The Rugby World Cup 2019 in Japan has begun in earnest and while results thus far seem to have gone pretty much according to the form book, there’s still been plenty for neutral fans or those new to the game to get excited about.
Whether it’s the physical approach of the Tongans, some mesmerising offloads and running lines from the Fijians or the simple fact that the hosts got off to a winning start, always a necessary supplement to a big tournament. The chances of us seeing too many major upsets, however, looks less likely than ever.
The Tier 1 nations look prepped and primed with deep squads, and mix of youth and experience. The Pacific Islanders always so easy on the eye and full of naive enthusiasm coupled with abrasive physicality, don’t thus far look like turning over one of the giants of the game.
What we can rely on and look forward to, however, is some individual brilliance, dogged determination and players from all nations throwing life and limb on the line, in a quest to lift that fabled trophy.
And, as with the world in general, these guys are just getting bigger and bigger. The new tackle laws are muddy waters right now, and presumably, things will iron themselves out as we get deeper into the tournament.
But, the ferocity and physicality of the game have not been unduly affected, and with some serious units out there expect to see some huge hits and acts of heroism, that has largely been lost in the world of modern sport.
With that in mind, we thought we’d highlight some of the biggest and baddest beasts that’ll be on display over the coming weeks. Here’s our guide to the RWC 2019 biggest hitters.
Josua Tuisova (Fiji)
If there is to be an upset to the established order, it’ll likely come at the hands of Fiji and this man Josua Tuisova. It really underlines how far the game has come, when the kind of destructive running that was the hallmark of Jonah Lomu back in 1995, has now become commonplace.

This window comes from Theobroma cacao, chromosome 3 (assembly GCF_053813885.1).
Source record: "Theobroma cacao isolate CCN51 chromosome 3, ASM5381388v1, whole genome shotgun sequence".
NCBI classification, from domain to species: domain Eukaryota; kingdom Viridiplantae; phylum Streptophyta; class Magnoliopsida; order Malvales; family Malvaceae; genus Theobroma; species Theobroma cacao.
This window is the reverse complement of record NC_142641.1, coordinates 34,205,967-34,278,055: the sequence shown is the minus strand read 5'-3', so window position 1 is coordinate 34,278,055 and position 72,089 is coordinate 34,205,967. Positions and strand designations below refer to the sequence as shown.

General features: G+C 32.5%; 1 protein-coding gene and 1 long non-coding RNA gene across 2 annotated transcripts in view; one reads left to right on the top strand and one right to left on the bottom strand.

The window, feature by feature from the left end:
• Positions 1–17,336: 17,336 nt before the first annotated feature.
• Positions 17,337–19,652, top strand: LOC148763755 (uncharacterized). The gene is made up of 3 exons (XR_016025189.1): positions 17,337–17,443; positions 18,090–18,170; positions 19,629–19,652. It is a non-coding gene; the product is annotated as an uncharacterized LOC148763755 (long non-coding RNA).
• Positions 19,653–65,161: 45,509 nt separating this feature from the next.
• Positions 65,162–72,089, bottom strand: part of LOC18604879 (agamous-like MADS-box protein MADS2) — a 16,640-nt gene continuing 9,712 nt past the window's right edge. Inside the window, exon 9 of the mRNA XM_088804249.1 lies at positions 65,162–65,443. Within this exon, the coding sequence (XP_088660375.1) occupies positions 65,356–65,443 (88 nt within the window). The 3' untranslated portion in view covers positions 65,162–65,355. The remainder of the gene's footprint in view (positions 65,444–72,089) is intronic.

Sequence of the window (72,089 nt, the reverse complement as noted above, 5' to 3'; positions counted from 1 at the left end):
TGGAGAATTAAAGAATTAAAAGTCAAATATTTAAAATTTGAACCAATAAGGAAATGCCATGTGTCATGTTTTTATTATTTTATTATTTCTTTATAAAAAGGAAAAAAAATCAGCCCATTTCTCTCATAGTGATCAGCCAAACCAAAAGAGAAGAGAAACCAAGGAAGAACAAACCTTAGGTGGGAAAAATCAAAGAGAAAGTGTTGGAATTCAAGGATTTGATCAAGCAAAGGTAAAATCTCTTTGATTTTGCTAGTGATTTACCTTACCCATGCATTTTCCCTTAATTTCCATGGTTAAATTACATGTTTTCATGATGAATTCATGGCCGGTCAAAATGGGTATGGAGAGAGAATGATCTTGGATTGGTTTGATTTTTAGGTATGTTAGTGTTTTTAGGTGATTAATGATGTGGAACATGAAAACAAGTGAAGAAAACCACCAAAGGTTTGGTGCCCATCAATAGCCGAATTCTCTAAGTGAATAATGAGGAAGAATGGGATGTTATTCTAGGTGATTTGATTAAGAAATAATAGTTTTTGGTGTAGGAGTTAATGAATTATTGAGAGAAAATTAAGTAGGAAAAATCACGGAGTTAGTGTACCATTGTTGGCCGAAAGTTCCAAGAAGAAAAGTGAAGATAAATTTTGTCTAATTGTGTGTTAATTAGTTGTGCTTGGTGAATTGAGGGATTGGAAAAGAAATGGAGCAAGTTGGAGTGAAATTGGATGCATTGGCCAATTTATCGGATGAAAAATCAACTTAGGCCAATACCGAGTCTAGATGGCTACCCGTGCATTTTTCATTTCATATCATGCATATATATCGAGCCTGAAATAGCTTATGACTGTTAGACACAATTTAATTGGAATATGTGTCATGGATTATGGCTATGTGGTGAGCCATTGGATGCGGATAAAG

Like the big legend, Tusiova just runs over people and woe betide anyone who tries to repay the compliment. A big round ball of muscle with legs like tree trunks, expect to see some scattered bodies when this guy’s got ball in hand. Apparently he wears tennis socks because he can’t get the standard ones over his calves. He doesn’t skip leg day, he stands on it.
Sebastien Vahaamahina (France)
Giant French lock Sebastien Vahaamahina has the opportunity to assert himself on the big stage in an exciting looking French squad full of youthful exuberance. A colossus of a man who’ll be huge in both senses for France assuming he can drag his 19 stone 6’7″ frame around the pitch.
It’ll be interesting to see how he copes with England’s formidable second-row unit, during their encounter, but for sheer size and physicality, Vahaamahina is as big as they come.
Mamuka Gorgodze (Georgia)
Georgian legend and a true great of the game, Mamuka Gorgodze has come out of retirement to take part in his fourth World Cup, after nearly two years away from the international scene.
Nicknamed Gorgodzilla for his destructive approach to anything that gets in his way and the subject of a huge number of celebratory YouTube tribute videos (see below), although Gorgodze is getting on and will be plying his skills in the second row, expect him to take a few names in his brief contribution to the tournament.
Not the kind of dude you’d want to bump into down a dark alley. Probably spent the extra time he had while away from the international game, building a log cabin, in the woods, with his bare hands.
Zane Kapeli (Tonga)
Those that tuned into England’s opening game against Tonga will already be aware of the destructive threat posed by Zane Kapeli. His shuddering hit on Billy Vunipola was akin to the kind tackle you see in Rugby League, a sport he’s played, but, regardless, the fact he managed to put the normally immovable Billy Vunipola on his backside tells you everything.